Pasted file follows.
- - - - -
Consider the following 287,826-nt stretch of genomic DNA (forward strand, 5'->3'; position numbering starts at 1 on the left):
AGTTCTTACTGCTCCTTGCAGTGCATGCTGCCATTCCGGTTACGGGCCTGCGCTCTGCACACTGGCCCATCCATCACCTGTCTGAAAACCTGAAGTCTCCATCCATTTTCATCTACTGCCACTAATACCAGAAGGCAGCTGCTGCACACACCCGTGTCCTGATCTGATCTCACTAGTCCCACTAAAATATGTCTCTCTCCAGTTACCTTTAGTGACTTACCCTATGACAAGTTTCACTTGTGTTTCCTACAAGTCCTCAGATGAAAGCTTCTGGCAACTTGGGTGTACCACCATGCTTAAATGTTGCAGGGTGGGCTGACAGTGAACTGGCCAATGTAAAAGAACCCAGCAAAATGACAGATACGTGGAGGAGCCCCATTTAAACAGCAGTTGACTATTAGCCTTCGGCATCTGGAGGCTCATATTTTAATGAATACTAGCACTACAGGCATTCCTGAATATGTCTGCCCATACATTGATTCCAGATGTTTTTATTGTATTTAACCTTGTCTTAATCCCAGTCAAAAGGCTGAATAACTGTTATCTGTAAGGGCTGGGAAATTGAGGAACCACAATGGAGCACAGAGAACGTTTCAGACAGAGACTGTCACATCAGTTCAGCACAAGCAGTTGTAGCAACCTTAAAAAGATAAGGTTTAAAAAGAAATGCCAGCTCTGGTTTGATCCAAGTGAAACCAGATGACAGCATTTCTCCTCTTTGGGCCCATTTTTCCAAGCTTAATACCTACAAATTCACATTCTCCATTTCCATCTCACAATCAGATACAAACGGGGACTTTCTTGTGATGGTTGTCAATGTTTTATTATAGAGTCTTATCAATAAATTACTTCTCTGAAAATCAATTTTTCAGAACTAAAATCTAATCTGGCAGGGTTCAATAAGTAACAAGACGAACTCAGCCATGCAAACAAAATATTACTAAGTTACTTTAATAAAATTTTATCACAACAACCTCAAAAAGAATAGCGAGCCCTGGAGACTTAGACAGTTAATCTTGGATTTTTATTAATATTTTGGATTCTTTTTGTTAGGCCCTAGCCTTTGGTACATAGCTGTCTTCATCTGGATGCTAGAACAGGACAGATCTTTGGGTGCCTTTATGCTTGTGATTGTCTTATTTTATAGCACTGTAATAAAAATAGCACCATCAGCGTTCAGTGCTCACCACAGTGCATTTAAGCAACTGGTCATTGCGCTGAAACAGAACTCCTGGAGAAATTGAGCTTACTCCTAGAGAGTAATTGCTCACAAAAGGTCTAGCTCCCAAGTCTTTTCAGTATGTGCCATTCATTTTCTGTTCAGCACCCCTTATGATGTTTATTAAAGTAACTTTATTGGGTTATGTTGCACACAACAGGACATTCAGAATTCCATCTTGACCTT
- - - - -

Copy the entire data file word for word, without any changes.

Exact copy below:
Consider the following 287,826-nt stretch of genomic DNA (forward strand, 5'->3'; position numbering starts at 1 on the left):
AGTTCTTACTGCTCCTTGCAGTGCATGCTGCCATTCCGGTTACGGGCCTGCGCTCTGCACACTGGCCCATCCATCACCTGTCTGAAAACCTGAAGTCTCCATCCATTTTCATCTACTGCCACTAATACCAGAAGGCAGCTGCTGCACACACCCGTGTCCTGATCTGATCTCACTAGTCCCACTAAAATATGTCTCTCTCCAGTTACCTTTAGTGACTTACCCTATGACAAGTTTCACTTGTGTTTCCTACAAGTCCTCAGATGAAAGCTTCTGGCAACTTGGGTGTACCACCATGCTTAAATGTTGCAGGGTGGGCTGACAGTGAACTGGCCAATGTAAAAGAACCCAGCAAAATGACAGATACGTGGAGGAGCCCCATTTAAACAGCAGTTGACTATTAGCCTTCGGCATCTGGAGGCTCATATTTTAATGAATACTAGCACTACAGGCATTCCTGAATATGTCTGCCCATACATTGATTCCAGATGTTTTTATTGTATTTAACCTTGTCTTAATCCCAGTCAAAAGGCTGAATAACTGTTATCTGTAAGGGCTGGGAAATTGAGGAACCACAATGGAGCACAGAGAACGTTTCAGACAGAGACTGTCACATCAGTTCAGCACAAGCAGTTGTAGCAACCTTAAAAAGATAAGGTTTAAAAAGAAATGCCAGCTCTGGTTTGATCCAAGTGAAACCAGATGACAGCATTTCTCCTCTTTGGGCCCATTTTTCCAAGCTTAATACCTACAAATTCACATTCTCCATTTCCATCTCACAATCAGATACAAACGGGGACTTTCTTGTGATGGTTGTCAATGTTTTATTATAGAGTCTTATCAATAAATTACTTCTCTGAAAATCAATTTTTCAGAACTAAAATCTAATCTGGCAGGGTTCAATAAGTAACAAGACGAACTCAGCCATGCAAACAAAATATTACTAAGTTACTTTAATAAAATTTTATCACAACAACCTCAAAAAGAATAGCGAGCCCTGGAGACTTAGACAGTTAATCTTGGATTTTTATTAATATTTTGGATTCTTTTTGTTAGGCCCTAGCCTTTGGTACATAGCTGTCTTCATCTGGATGCTAGAACAGGACAGATCTTTGGGTGCCTTTATGCTTGTGATTGTCTTATTTTATAGCACTGTAATAAAAATAGCACCATCAGCGTTCAGTGCTCACCACAGTGCATTTAAGCAACTGGTCATTGCGCTGAAACAGAACTCCTGGAGAAATTGAGCTTACTCCTAGAGAGTAATTGCTCACAAAAGGTCTAGCTCCCAAGTCTTTTCAGTATGTGCCATTCATTTTCTGTTCAGCACCCCTTATGATGTTTATTAAAGTAACTTTATTGGGTTATGTTGCACACAACAGGACATTCAGAATTCCATCTTGACCTT